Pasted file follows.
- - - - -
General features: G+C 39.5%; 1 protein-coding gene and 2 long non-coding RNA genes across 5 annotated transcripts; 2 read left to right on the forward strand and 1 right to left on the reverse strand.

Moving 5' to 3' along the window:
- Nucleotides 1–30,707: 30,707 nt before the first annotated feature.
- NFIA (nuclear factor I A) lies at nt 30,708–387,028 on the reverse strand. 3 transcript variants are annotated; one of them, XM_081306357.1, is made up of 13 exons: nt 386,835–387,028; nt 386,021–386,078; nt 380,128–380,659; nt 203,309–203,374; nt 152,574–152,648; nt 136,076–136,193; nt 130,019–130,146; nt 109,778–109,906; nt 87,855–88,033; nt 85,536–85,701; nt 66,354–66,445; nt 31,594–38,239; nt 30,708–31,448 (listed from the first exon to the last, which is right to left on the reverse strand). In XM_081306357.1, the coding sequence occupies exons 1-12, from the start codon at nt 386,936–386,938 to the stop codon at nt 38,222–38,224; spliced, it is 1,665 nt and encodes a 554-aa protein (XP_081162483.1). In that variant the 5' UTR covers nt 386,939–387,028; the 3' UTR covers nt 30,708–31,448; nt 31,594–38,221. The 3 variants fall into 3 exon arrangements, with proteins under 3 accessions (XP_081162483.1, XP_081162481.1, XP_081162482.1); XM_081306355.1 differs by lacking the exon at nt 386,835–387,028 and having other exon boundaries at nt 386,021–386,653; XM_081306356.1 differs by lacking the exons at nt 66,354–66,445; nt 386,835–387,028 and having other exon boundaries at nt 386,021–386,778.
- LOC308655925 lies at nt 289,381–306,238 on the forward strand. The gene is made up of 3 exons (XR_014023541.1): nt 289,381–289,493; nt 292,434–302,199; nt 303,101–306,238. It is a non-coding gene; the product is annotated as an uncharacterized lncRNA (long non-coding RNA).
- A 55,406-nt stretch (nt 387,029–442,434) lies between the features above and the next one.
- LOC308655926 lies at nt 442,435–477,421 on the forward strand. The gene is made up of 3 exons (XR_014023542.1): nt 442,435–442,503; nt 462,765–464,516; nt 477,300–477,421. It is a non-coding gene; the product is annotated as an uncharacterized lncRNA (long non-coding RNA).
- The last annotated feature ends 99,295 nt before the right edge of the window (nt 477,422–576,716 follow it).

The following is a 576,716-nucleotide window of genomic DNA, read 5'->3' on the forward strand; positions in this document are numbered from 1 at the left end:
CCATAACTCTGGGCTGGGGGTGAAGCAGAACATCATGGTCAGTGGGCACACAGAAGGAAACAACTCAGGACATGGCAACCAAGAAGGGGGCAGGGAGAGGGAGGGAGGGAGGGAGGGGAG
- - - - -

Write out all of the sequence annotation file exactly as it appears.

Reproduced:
General features: G+C 39.5%; 1 protein-coding gene and 2 long non-coding RNA genes across 5 annotated transcripts; 2 read left to right on the forward strand and 1 right to left on the reverse strand.

Moving 5' to 3' along the window:
- Nucleotides 1–30,707: 30,707 nt before the first annotated feature.
- NFIA (nuclear factor I A) lies at nt 30,708–387,028 on the reverse strand. 3 transcript variants are annotated; one of them, XM_081306357.1, is made up of 13 exons: nt 386,835–387,028; nt 386,021–386,078; nt 380,128–380,659; nt 203,309–203,374; nt 152,574–152,648; nt 136,076–136,193; nt 130,019–130,146; nt 109,778–109,906; nt 87,855–88,033; nt 85,536–85,701; nt 66,354–66,445; nt 31,594–38,239; nt 30,708–31,448 (listed from the first exon to the last, which is right to left on the reverse strand). In XM_081306357.1, the coding sequence occupies exons 1-12, from the start codon at nt 386,936–386,938 to the stop codon at nt 38,222–38,224; spliced, it is 1,665 nt and encodes a 554-aa protein (XP_081162483.1). In that variant the 5' UTR covers nt 386,939–387,028; the 3' UTR covers nt 30,708–31,448; nt 31,594–38,221. The 3 variants fall into 3 exon arrangements, with proteins under 3 accessions (XP_081162483.1, XP_081162481.1, XP_081162482.1); XM_081306355.1 differs by lacking the exon at nt 386,835–387,028 and having other exon boundaries at nt 386,021–386,653; XM_081306356.1 differs by lacking the exons at nt 66,354–66,445; nt 386,835–387,028 and having other exon boundaries at nt 386,021–386,778.
- LOC308655925 lies at nt 289,381–306,238 on the forward strand. The gene is made up of 3 exons (XR_014023541.1): nt 289,381–289,493; nt 292,434–302,199; nt 303,101–306,238. It is a non-coding gene; the product is annotated as an uncharacterized lncRNA (long non-coding RNA).
- A 55,406-nt stretch (nt 387,029–442,434) lies between the features above and the next one.
- LOC308655926 lies at nt 442,435–477,421 on the forward strand. The gene is made up of 3 exons (XR_014023542.1): nt 442,435–442,503; nt 462,765–464,516; nt 477,300–477,421. It is a non-coding gene; the product is annotated as an uncharacterized lncRNA (long non-coding RNA).
- The last annotated feature ends 99,295 nt before the right edge of the window (nt 477,422–576,716 follow it).

The following is a 576,716-nucleotide window of genomic DNA, read 5'->3' on the forward strand; positions in this document are numbered from 1 at the left end:
CCATAACTCTGGGCTGGGGGTGAAGCAGAACATCATGGTCAGTGGGCACACAGAAGGAAACAACTCAGGACATGGCAACCAAGAAGGGGGCAGGGAGAGGGAGGGAGGGAGGGAGGGGAG